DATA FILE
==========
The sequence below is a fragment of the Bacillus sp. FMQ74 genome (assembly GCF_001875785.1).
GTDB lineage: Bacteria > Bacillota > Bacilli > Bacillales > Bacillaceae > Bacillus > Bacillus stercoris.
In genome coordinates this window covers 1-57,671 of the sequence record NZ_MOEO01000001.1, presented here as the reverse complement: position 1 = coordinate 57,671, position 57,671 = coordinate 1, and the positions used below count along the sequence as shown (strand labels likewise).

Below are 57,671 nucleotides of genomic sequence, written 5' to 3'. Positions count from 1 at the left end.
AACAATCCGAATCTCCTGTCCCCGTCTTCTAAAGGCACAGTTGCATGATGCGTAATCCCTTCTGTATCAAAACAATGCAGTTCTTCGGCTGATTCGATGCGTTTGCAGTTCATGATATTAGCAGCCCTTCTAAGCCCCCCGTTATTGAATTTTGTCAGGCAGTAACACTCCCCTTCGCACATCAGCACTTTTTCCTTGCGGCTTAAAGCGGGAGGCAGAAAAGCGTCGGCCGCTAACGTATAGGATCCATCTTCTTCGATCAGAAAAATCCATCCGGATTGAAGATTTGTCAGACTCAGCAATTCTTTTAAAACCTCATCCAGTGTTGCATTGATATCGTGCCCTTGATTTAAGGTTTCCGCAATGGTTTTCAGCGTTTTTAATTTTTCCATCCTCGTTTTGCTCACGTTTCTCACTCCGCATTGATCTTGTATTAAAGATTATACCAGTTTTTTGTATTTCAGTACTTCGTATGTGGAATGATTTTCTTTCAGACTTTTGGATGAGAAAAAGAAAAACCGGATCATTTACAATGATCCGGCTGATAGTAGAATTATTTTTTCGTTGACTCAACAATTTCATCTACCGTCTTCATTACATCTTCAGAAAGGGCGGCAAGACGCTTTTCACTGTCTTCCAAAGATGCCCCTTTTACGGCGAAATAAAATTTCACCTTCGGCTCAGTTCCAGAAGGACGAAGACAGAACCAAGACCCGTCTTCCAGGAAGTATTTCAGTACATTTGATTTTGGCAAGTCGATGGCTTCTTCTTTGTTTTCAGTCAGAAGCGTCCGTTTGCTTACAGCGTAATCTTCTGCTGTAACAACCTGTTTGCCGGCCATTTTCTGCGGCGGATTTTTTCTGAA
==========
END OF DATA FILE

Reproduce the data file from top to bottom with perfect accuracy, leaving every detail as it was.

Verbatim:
The sequence below is a fragment of the Bacillus sp. FMQ74 genome (assembly GCF_001875785.1).
GTDB lineage: Bacteria > Bacillota > Bacilli > Bacillales > Bacillaceae > Bacillus > Bacillus stercoris.
In genome coordinates this window covers 1-57,671 of the sequence record NZ_MOEO01000001.1, presented here as the reverse complement: position 1 = coordinate 57,671, position 57,671 = coordinate 1, and the positions used below count along the sequence as shown (strand labels likewise).

Below are 57,671 nucleotides of genomic sequence, written 5' to 3'. Positions count from 1 at the left end.
AACAATCCGAATCTCCTGTCCCCGTCTTCTAAAGGCACAGTTGCATGATGCGTAATCCCTTCTGTATCAAAACAATGCAGTTCTTCGGCTGATTCGATGCGTTTGCAGTTCATGATATTAGCAGCCCTTCTAAGCCCCCCGTTATTGAATTTTGTCAGGCAGTAACACTCCCCTTCGCACATCAGCACTTTTTCCTTGCGGCTTAAAGCGGGAGGCAGAAAAGCGTCGGCCGCTAACGTATAGGATCCATCTTCTTCGATCAGAAAAATCCATCCGGATTGAAGATTTGTCAGACTCAGCAATTCTTTTAAAACCTCATCCAGTGTTGCATTGATATCGTGCCCTTGATTTAAGGTTTCCGCAATGGTTTTCAGCGTTTTTAATTTTTCCATCCTCGTTTTGCTCACGTTTCTCACTCCGCATTGATCTTGTATTAAAGATTATACCAGTTTTTTGTATTTCAGTACTTCGTATGTGGAATGATTTTCTTTCAGACTTTTGGATGAGAAAAAGAAAAACCGGATCATTTACAATGATCCGGCTGATAGTAGAATTATTTTTTCGTTGACTCAACAATTTCATCTACCGTCTTCATTACATCTTCAGAAAGGGCGGCAAGACGCTTTTCACTGTCTTCCAAAGATGCCCCTTTTACGGCGAAATAAAATTTCACCTTCGGCTCAGTTCCAGAAGGACGAAGACAGAACCAAGACCCGTCTTCCAGGAAGTATTTCAGTACATTTGATTTTGGCAAGTCGATGGCTTCTTCTTTGTTTTCAGTCAGAAGCGTCCGTTTGCTTACAGCGTAATCTTCTGCTGTAACAACCTGTTTGCCGGCCATTTTCTGCGGCGGATTTTTTCTGAA